• Record it as soon as possible
  • Record verbatim notes of what child/young person says
  • Capture the details of the concern: nature of any injury/abuse, who, how, when and
    where
  • Date and sign recording – if you later recall further information do not change original record, add as addendum
  • Store and share appropriately
  • Be mindful that family members of the child along with other multi-agency professionals within the child protection process may view the recorded information.

RECORD KEEPING

14. To ensure that access to records is carefully managed the following protocols must be
observed:

  • Written reports about safeguarding concerns must be either stored away in a locked file (with restricted access to that file) or held securely electronically. Records of concerns about a child will be kept for ten years.
  • When no longer required paper records should be destroyed through shredding and disposed of as confidential waste. Electronic records should be deleted. A record should be made of records destroyed and this should be authorised by the nominated Guitar Circus Trustee.
  • In situations where a request is made by another organisation for information about an individual, the DSL must be informed, and their decision (including the reasoning for this decision) should be recorded and stored.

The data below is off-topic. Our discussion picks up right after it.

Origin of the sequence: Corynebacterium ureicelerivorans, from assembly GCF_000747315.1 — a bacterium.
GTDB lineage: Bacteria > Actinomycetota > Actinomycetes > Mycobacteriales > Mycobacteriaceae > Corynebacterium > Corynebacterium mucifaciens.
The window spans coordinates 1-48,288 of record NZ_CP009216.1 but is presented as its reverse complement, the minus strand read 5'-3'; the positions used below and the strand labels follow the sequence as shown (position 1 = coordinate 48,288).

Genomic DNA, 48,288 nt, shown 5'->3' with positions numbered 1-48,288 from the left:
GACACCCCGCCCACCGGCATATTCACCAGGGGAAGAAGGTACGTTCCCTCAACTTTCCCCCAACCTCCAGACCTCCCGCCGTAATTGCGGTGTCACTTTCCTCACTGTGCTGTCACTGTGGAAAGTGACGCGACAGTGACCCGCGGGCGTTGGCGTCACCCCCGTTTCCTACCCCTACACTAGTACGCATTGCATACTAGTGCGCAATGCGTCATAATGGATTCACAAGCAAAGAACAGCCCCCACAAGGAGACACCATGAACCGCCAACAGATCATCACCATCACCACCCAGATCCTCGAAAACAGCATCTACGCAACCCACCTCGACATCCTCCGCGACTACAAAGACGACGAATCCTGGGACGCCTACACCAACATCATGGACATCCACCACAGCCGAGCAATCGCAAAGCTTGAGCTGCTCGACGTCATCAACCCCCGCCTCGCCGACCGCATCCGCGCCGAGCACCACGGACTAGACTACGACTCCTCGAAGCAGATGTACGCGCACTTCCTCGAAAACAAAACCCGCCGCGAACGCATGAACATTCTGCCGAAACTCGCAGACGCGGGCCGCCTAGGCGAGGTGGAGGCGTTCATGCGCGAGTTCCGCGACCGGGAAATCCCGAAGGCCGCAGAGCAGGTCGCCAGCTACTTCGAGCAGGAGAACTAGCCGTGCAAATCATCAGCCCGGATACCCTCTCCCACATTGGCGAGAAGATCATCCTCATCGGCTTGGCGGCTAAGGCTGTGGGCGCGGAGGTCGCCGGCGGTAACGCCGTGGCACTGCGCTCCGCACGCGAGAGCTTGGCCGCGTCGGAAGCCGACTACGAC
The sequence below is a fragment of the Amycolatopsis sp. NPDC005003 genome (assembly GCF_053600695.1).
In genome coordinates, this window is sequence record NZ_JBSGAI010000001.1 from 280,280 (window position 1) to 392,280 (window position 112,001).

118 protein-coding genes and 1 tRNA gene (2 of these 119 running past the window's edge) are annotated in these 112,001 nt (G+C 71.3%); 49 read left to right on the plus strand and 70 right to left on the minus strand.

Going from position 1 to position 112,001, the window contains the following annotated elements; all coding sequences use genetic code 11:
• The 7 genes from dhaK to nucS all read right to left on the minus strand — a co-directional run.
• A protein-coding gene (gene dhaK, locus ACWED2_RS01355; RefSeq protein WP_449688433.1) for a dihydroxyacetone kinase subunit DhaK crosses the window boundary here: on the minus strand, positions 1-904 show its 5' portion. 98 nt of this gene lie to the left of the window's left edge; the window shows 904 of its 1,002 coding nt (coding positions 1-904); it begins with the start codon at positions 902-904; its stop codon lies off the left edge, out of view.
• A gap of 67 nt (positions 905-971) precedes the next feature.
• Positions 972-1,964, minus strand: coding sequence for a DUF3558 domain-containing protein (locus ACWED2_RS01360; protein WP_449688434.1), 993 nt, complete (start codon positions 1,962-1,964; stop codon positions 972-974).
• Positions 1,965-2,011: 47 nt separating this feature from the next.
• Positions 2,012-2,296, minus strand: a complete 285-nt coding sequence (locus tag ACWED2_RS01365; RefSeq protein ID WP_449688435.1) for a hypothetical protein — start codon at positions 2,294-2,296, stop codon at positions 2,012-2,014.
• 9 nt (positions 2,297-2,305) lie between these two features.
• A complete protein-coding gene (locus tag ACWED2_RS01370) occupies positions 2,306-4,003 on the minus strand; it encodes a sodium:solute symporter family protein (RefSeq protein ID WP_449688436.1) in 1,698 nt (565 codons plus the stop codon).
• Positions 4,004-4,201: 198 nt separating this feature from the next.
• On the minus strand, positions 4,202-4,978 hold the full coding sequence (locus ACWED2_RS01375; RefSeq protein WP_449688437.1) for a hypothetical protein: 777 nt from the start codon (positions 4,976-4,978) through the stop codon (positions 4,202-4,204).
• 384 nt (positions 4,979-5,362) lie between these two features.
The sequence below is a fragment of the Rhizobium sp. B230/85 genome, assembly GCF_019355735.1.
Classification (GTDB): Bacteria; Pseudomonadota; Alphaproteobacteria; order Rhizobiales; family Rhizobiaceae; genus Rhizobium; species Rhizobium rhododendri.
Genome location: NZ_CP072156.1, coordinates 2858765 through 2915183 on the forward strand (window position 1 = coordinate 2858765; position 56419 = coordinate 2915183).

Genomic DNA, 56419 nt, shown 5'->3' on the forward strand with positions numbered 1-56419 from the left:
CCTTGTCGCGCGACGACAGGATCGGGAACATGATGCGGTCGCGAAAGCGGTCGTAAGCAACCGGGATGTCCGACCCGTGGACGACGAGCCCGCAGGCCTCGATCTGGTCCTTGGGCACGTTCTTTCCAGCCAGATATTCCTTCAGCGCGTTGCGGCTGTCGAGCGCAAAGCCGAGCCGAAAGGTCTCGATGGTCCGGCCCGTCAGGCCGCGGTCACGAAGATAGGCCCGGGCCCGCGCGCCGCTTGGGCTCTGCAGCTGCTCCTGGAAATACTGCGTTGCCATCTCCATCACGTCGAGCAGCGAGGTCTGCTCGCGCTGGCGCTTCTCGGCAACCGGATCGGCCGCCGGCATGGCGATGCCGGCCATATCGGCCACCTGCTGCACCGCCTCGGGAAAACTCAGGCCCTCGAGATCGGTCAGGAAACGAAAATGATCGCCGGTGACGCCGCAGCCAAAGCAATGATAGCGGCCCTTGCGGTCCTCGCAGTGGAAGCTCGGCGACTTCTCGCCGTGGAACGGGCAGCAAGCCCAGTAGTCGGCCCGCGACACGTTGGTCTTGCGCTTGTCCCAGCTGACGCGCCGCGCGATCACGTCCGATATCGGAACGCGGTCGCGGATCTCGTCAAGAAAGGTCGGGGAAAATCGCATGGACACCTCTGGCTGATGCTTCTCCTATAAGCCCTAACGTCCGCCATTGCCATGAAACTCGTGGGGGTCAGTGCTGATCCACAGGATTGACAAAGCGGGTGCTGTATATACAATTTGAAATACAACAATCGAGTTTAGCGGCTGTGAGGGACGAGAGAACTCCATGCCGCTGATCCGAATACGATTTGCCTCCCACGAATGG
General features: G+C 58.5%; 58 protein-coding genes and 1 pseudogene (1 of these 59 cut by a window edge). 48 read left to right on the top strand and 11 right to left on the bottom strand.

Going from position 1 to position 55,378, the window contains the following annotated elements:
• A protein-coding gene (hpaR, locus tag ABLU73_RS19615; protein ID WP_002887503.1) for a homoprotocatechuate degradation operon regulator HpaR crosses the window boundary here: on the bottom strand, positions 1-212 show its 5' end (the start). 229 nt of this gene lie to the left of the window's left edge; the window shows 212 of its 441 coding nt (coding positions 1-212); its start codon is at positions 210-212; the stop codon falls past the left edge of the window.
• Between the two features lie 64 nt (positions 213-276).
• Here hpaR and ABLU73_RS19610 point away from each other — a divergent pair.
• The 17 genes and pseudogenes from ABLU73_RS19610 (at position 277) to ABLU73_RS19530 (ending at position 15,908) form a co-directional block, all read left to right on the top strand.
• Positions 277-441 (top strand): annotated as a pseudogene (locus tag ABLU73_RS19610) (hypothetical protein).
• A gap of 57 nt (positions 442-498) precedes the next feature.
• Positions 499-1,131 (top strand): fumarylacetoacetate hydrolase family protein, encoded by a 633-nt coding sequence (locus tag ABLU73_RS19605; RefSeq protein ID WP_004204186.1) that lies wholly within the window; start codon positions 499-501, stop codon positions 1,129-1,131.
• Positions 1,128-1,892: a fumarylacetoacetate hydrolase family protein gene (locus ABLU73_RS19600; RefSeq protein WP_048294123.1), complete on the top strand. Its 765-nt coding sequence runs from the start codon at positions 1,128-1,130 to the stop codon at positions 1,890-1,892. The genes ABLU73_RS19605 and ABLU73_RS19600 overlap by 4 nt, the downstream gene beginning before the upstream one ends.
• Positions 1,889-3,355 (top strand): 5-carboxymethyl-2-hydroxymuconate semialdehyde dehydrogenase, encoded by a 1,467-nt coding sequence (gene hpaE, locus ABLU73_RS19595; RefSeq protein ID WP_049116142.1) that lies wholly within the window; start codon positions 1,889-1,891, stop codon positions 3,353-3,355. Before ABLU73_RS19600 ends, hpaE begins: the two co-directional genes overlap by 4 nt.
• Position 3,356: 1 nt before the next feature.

• In all cases where information is shared the following information should be recorded:

1. Date and time
2. Summary of information shared
3. Who the information was shared with
4. Whether you are sharing with or without consent
5. If sharing without consent, whether the child or family were informed
6. How the information was shared and any receipt of it having been received.

PRINCIPLES FOR INFORMATION SHARING

15. The Government (HM Government Information Sharing: Guidance for practitioners
and managers) has produced a list of ‘seven golden rules’ to support organisations and their workers when making decisions about when it is appropriate to share information with others, these are:

  • Remember that the Data Protection Act 1998 is not a barrier to sharing information but provides a framework to ensure that personal information about living persons is shared appropriately.
  • Be open and honest with the person (and/or their family where appropriate) from the outset about why, what, how and with whom information, will, or could be shared, and seek their agreement, unless it is unsafe or inappropriate to do so.
  • Seek advice if you are in any doubt, without disclosing the identity of the person where possible.Share with consent where appropriate and, where possible, respect the wishes of those who do not consent to share confidential information. You may still share information without consent if, in your judgement, the lack of consent can be overridden in the public interest. You will need to base your judgement on the facts of the case.
  • Safety and well-being. Base your information sharing decisions on considerations of the safety and well-being of the person and others who may be affected by their
    actions.
  • Necessary, proportionate, relevant, accurate, timely and secure. Ensure that the